Ranging from pale to luminous yellow this beautiful swollen mass is now arriving on the shelves at your friendly local veg cooperative. It looks somewhere between a stumpy marrow and a pumpkin that’s been racked. But the real question is what can you expect to find inside?
Well I’ve looked and I was a little sad but not entirely surprised to find it wasn’t stuffed with hand made artisan pasta. However for those of you with gluten allergies or looking for low carbohydrate pasta substitute it’s a fantastic, seasonal alternative. It’s also right up your street if you like spiralising or generally have a penchant for weird vegetables and the culinary adventures they provide.
Within the glowing orbs (and you need a sharp knife and a steady hand to access them) lurk a mass of perfectly formed individual fibres, compacted to form the bulk of this marvellous fruit. Yes that’s right botanically squashes are actually fruit!
On cooking these magical fibres soften and unravel to form individual strands of squash. Tender, firm and slightly sweet to the taste they are delicious with the sauce of your choosing or in a fake pasta bake.
How to cook it you might ask? Well after years of chopping them up into squares and boiling them into a soggy mass I decided to do some research to save you from my mistakes. And what a wonderful world of spaghetti squash recipes I encountered!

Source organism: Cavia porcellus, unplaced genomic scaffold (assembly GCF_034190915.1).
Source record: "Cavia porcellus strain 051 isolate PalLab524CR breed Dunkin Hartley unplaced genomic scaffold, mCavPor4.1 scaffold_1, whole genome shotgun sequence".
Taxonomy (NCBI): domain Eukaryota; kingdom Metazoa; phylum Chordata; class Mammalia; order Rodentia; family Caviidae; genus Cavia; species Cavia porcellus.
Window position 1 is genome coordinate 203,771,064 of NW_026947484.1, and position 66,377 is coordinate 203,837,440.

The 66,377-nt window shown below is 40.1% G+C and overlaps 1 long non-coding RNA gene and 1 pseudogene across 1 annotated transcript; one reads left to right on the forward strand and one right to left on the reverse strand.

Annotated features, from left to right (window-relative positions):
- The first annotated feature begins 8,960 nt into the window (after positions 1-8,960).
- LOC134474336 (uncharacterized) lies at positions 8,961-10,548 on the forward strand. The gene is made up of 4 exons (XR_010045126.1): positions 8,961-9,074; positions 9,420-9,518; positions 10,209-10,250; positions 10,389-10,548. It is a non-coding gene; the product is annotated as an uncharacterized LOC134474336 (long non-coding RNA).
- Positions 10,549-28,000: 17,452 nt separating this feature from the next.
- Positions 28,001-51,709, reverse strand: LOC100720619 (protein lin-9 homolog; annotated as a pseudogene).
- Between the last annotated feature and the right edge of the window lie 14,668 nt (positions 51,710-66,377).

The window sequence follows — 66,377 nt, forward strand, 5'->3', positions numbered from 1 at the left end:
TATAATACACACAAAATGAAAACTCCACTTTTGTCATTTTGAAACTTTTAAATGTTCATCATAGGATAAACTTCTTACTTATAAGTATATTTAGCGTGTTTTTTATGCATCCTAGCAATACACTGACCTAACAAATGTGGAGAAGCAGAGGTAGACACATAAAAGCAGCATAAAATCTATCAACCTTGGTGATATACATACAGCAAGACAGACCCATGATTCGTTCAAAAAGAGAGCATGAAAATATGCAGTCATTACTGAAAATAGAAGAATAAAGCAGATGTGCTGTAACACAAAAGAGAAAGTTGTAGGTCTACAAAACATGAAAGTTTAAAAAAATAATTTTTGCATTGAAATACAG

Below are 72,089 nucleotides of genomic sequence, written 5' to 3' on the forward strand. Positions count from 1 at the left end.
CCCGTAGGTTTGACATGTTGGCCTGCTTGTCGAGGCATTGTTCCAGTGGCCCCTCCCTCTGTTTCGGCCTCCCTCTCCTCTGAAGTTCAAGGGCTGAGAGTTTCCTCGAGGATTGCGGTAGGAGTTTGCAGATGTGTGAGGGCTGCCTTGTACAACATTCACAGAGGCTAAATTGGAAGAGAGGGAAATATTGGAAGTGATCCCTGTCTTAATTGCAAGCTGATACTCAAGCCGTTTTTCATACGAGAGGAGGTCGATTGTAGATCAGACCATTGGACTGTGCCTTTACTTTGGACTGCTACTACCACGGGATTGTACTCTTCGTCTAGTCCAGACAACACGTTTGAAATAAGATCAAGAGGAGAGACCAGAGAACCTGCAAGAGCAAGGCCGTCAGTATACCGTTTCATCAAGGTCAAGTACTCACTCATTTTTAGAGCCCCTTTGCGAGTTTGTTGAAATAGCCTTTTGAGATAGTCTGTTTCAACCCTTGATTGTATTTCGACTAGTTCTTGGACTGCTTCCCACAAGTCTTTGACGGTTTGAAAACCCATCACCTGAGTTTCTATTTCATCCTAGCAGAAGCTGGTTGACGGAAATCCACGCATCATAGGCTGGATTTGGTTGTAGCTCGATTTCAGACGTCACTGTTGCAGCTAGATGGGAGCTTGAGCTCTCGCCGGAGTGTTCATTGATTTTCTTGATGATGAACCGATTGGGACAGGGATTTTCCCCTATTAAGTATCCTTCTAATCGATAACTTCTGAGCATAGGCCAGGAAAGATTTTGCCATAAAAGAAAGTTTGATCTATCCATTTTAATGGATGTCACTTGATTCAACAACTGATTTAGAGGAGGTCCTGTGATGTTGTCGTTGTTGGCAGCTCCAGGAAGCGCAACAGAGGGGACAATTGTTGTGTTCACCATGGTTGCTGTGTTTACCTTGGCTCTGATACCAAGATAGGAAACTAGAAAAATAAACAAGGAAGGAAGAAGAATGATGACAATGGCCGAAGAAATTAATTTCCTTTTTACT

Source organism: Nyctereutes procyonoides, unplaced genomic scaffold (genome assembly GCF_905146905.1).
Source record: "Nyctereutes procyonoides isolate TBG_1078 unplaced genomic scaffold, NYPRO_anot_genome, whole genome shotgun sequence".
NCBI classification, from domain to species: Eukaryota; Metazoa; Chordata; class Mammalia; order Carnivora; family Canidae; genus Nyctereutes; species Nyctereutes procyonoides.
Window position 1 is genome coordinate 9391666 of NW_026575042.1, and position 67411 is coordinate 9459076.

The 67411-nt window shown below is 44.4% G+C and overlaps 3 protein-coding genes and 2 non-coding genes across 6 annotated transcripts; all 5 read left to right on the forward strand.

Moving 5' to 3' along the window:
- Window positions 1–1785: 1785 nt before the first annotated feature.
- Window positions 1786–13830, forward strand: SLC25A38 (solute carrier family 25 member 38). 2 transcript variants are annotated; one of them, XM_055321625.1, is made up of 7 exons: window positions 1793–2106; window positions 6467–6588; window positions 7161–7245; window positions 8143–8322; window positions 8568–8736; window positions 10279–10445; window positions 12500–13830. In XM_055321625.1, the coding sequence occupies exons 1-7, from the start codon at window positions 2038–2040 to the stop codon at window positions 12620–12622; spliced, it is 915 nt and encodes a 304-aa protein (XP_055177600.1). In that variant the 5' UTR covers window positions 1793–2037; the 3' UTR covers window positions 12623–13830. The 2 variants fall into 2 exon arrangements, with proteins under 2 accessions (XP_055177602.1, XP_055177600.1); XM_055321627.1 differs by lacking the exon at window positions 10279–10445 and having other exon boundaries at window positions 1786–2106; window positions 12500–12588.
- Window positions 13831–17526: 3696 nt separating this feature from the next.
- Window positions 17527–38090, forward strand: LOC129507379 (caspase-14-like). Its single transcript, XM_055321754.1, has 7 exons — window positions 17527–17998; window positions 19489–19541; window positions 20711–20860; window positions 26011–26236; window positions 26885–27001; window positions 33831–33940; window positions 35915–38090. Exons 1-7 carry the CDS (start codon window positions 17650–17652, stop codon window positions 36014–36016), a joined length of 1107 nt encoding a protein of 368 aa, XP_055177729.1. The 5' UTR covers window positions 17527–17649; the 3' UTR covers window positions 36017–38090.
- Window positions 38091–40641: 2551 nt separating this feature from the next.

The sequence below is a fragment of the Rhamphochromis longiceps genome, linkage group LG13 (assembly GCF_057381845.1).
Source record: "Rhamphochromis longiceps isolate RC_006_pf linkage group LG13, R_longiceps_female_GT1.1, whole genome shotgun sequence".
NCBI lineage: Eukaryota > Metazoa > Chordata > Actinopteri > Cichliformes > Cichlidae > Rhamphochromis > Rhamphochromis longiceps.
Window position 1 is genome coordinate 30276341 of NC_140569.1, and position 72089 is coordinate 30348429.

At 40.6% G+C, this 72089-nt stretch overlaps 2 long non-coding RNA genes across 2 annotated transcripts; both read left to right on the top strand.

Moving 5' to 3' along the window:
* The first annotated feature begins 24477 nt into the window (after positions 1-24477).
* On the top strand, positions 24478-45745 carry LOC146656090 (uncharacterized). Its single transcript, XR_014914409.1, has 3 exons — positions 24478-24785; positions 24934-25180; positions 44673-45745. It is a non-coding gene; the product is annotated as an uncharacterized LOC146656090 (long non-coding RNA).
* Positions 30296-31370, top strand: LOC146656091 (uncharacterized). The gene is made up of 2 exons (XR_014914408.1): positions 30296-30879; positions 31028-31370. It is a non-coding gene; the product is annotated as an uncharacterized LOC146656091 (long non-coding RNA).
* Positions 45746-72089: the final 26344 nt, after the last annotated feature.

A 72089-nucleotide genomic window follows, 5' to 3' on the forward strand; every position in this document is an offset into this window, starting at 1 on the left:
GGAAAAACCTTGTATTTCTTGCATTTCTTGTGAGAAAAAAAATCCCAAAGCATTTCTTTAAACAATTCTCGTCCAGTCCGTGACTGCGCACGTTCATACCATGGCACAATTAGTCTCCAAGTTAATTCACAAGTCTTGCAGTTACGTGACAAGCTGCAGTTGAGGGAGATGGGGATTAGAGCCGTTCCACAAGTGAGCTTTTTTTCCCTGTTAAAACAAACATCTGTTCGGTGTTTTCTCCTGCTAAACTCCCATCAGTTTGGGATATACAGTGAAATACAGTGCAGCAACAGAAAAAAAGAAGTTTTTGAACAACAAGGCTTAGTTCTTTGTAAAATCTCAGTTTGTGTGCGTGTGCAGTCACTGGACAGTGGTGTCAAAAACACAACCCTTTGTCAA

It seems there are two basic routes to take: ‘the chop it in half lengthways and roast it as two boats method’ or the ‘slice it into large rings, cross section method’. Both approaches will leave with you good long noodles and keep the ‘spaghetti’ at its optimum texture.
Whichever way you decide to go first scoop out the seeds and either compost them or keep them for roasting separately. At this point you chose the ‘ring’ or ‘boat’ cutting style. You want to coat the squash rings in a little olive oil or drizzle olive oil inside your boats, then add salt and pepper or spices of your choice. Next pop them on a baking tray and roast at 200 C for 40-60 until the flesh is soft easily pierced with a eating knife.
When roasting your boats it seems that cut side down allows the moisture to drizzle out and keeps the squash from getting soggy. If you’re doing a more integrated casserole dish you’ll need to keep that squash cut side up to contain your other ingredients. The great thing about the ‘boat method’ is the skin provides a built in bowl for you to eat out of once you’ve added your sauce to the tender roasted ‘squashetti’.
You can find a visual and more detailed cooking instructions here.
There are a whole host of other recipes available online if these don’t tickle your fancy.
If you’re a spaghetti squash cooking connoisseur and you’d like to share your recipes we’d love to hear from you. Or if you’d like to let us know how you got on with your ‘squashetti’ experiments feel free to email us via the contact form below with your comments.
Thanks for reading folks. I’m excited to give these a try they’re a unique treat and a wonderful symbol of the peak of Summer abundance, fresh in the shop this week.